I drove two models of Giulia. Think of it as a competitor to the BMW 3 series, with most models sold being the lower-powered version. The base Giulia and the Giulia Ti both have the same engine, and there’s very little difference between the two other than trim packages. In Giulia-land, the entry level is powered by a 2.0-liter turbocharged four-cylinder making 280 horsepower and 306 foot-pound of torque. That’s a lot of grunt for a small and efficient (33 mpg) engine. Combined with the Giulia’s extensive implementation of weight savings, under 3,500 pounds in even the most option-laden trim, this base engine gives a snappy 0 to 60 of 5.1 seconds. That’s impressive, but even more is how smoothly power is delivered. There’s none of the on-off feeling many small turbo fours give, just a linear delivery. My opinion is this is the best turbo four-cylinder on the market today.

But where the Giulia in base and Ti trim stands above the sports sedan market is in its soul. Steering is precise and direct, and the chassis feels eager to respond. It changes direction like a cat on carpet and communicates to the driver while doing so. It’s a wonderful addition to the market landscape of family-haulers and draws stark contrast to the flaws of cars like the BMW 330i and Audi A4, where the steering is lifeless and disconnected, and the suspension conveys no feeling to the driver. When for the same price you can get the same practicality and economy, just with a big heaping of fun on top, it seems the choice would be easy.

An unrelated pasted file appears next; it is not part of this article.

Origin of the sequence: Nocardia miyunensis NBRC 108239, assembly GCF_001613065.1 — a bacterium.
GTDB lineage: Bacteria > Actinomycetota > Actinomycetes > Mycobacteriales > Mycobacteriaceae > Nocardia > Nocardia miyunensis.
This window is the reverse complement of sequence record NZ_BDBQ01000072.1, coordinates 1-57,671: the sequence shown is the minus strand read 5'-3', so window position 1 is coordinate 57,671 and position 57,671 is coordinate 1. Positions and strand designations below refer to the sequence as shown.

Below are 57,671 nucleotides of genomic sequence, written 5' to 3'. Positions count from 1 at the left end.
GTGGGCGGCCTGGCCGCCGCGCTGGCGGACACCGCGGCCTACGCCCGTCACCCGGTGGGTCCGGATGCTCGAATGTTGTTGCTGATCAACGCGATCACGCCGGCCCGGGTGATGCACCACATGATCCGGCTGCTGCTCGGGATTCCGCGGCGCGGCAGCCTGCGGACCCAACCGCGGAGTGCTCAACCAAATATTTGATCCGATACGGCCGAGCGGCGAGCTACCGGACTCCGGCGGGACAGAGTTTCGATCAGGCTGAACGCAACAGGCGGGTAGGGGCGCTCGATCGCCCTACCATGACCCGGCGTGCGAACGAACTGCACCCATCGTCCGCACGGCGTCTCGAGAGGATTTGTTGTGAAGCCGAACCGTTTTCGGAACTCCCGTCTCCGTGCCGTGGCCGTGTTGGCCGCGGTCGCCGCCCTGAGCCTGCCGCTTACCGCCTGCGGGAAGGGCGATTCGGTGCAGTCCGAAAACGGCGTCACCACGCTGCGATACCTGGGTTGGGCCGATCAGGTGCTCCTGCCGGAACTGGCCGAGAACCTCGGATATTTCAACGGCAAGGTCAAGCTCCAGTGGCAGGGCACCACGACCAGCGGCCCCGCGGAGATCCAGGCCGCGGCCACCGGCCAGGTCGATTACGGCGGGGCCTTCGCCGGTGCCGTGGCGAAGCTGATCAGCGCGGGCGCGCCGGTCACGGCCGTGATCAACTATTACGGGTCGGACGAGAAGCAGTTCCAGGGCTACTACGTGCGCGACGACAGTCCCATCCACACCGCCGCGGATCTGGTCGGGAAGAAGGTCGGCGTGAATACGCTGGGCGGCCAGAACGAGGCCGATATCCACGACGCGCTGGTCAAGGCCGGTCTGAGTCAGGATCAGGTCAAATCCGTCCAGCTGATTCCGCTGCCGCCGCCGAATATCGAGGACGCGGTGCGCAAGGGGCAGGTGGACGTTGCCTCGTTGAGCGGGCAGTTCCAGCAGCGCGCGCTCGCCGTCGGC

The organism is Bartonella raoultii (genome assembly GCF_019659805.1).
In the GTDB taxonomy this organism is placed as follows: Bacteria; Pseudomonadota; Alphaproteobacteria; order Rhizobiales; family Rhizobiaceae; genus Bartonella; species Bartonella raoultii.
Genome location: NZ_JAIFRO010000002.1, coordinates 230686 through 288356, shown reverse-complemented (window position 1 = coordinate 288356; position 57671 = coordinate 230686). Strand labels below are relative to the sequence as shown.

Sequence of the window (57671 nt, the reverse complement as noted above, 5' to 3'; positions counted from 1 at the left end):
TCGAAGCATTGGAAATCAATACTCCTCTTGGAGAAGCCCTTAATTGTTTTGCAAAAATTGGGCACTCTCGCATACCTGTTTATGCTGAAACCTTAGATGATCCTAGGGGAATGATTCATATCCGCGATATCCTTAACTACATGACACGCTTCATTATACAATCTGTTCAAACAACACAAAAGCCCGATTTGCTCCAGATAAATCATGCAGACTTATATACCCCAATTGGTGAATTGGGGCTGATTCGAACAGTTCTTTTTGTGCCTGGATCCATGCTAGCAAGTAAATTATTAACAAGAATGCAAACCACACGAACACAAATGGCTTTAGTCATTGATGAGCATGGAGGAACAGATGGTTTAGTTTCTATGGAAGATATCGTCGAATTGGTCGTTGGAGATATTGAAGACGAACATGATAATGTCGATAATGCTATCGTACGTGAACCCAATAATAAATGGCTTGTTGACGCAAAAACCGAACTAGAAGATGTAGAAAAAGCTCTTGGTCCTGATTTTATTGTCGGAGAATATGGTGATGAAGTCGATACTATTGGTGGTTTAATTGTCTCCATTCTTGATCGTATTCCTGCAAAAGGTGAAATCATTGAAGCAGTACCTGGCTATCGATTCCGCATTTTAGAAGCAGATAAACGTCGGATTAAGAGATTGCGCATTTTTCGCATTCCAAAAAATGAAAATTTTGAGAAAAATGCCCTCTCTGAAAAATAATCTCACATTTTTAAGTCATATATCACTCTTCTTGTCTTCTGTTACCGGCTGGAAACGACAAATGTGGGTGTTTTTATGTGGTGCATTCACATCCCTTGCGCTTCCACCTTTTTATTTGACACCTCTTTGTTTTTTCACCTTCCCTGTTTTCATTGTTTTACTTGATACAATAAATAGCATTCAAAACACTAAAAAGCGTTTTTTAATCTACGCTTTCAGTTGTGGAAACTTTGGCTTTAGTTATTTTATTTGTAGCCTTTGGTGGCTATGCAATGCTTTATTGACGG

In the Giulia line, it’s the Quadrifoglio that has been receiving all the praise from the motoring press, just as the M3 does for the BMW 3 series line. For decades, other manufacturers have been aiming to topple the M3 from its perch as king of sports sedans, and while some have come close, all have ultimately fallen short. I’ll save the suspense: It’s time to crown Giulia Quadrifoglio as reigning supreme.

Under the Quadrifoglio’s carbon-fiber hood is a Ferrari-built 2.9-liter V-6 sporting a pair of IHI turbochargers, making 505 horsepower and 440 foot-pound of torque. Gobs of power combined with a lightweight platform do just what you think they would; the car rips off numbers like 0 to 60 in 3.8 seconds and a quarter mile in just 11.8. The Quadrifoglio employs a whole host of other go-fast trickery, as well, active aerodynamics, an electronic torque-vectoring rear differential, carbon brakes and a race mode that allows maximum turbo-boost pressure of an insane 35 psi.